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To concomitantly determine the differential degrees of air and environmental contamination by Acinetobacter baumannii based on anatomic source of colonization and type of ICU layout (single-occupancy vs open layout).
Longitudinal prospective surveillance study of air and environmental surfaces in patient rooms.
A 1,500-bed public teaching hospital in Miami, Florida.
Consecutive A. baumannii–colonized patients admitted to our ICUs between October 2013 and February 2014.
Air and environmental surfaces of the rooms of A. baumannii–colonized patients were sampled daily for up to 10 days. Pulsed-field gel electrophoresis (PFGE) was used to type and match the matching air, environmental, and clinical A. baumannii isolates.
A total of 25 A. baumannii–colonized patients were identified during the study period; 17 were colonized in the respiratory tract and 8 were colonized in the rectum. In rooms with rectally colonized patients, 38.3% of air samples were positive for A. baumannii; in rooms of patients with respiratory colonization, 13.1% of air samples were positive (P=.0001). In rooms with rectally colonized patients, 15.5% of environmental samples were positive for A. baumannii; in rooms of patients with respiratory colonization, 9.5% of environmental samples were positive (P=.02). The rates of air contamination in the open-layout and single-occupancy ICUs were 17.9% and 21.8%, respectively (P=.5). Environmental surfaces were positive in 9.5% of instances in open-layout ICUs versus 13.4% in single-occupancy ICUs (P=.09).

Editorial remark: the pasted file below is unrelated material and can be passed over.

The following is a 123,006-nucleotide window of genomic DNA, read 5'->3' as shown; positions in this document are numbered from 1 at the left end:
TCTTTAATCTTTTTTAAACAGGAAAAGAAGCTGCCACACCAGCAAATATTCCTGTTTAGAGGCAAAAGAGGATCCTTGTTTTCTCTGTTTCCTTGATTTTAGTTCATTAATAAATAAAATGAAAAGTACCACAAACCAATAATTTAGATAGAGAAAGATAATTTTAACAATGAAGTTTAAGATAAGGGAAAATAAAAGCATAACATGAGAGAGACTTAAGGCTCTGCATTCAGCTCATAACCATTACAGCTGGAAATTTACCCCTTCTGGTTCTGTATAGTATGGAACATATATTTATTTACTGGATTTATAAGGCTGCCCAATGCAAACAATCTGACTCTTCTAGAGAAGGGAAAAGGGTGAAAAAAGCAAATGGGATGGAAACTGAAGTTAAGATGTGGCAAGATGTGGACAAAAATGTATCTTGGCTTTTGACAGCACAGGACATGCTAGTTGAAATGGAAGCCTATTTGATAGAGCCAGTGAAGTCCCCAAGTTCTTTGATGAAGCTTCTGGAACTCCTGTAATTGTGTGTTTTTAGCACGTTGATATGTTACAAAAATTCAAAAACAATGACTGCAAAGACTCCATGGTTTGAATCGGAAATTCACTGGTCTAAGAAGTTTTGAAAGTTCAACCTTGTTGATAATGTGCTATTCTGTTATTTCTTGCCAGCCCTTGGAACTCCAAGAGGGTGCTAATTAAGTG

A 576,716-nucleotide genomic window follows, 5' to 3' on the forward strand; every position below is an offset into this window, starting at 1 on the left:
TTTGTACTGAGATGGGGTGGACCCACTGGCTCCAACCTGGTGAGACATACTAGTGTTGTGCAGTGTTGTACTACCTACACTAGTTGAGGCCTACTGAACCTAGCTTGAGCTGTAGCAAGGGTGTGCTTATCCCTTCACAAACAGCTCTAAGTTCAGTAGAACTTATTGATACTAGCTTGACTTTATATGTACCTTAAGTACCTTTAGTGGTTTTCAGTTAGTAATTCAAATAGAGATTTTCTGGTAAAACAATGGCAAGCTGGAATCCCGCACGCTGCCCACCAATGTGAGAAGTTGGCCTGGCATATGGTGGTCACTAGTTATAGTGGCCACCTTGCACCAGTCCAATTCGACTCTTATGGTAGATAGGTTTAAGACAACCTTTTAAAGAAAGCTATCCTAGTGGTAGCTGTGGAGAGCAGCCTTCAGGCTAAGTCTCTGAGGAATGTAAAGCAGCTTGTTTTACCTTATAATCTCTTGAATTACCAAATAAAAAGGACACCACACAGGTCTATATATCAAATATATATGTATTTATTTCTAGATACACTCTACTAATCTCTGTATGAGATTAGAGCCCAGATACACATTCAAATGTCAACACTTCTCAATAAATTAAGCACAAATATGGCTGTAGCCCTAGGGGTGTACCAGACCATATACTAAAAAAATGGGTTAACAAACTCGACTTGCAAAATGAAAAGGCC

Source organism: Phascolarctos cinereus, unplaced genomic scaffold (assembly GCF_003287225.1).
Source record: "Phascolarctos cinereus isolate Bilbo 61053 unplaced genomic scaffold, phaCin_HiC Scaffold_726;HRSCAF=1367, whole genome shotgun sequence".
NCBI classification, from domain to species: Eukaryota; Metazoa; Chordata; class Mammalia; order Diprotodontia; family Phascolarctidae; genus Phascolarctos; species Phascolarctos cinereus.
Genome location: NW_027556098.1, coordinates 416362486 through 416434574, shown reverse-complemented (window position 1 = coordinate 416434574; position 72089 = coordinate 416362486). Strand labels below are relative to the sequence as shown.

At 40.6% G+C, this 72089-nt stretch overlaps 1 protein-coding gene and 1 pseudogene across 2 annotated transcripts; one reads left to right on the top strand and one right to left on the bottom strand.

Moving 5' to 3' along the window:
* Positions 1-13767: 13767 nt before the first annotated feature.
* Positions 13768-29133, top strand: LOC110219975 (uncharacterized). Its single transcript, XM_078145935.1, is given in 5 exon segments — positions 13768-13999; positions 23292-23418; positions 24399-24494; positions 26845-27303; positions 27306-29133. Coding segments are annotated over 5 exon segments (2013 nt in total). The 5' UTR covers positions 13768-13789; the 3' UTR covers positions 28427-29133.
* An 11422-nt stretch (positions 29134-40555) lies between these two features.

Air and environmental surface contaminations were significantly greater among rectally colonized patients; however, ICU layout did not influence the rate of contamination.
Infect Control Hosp Epidemiol 2016;37:777–781
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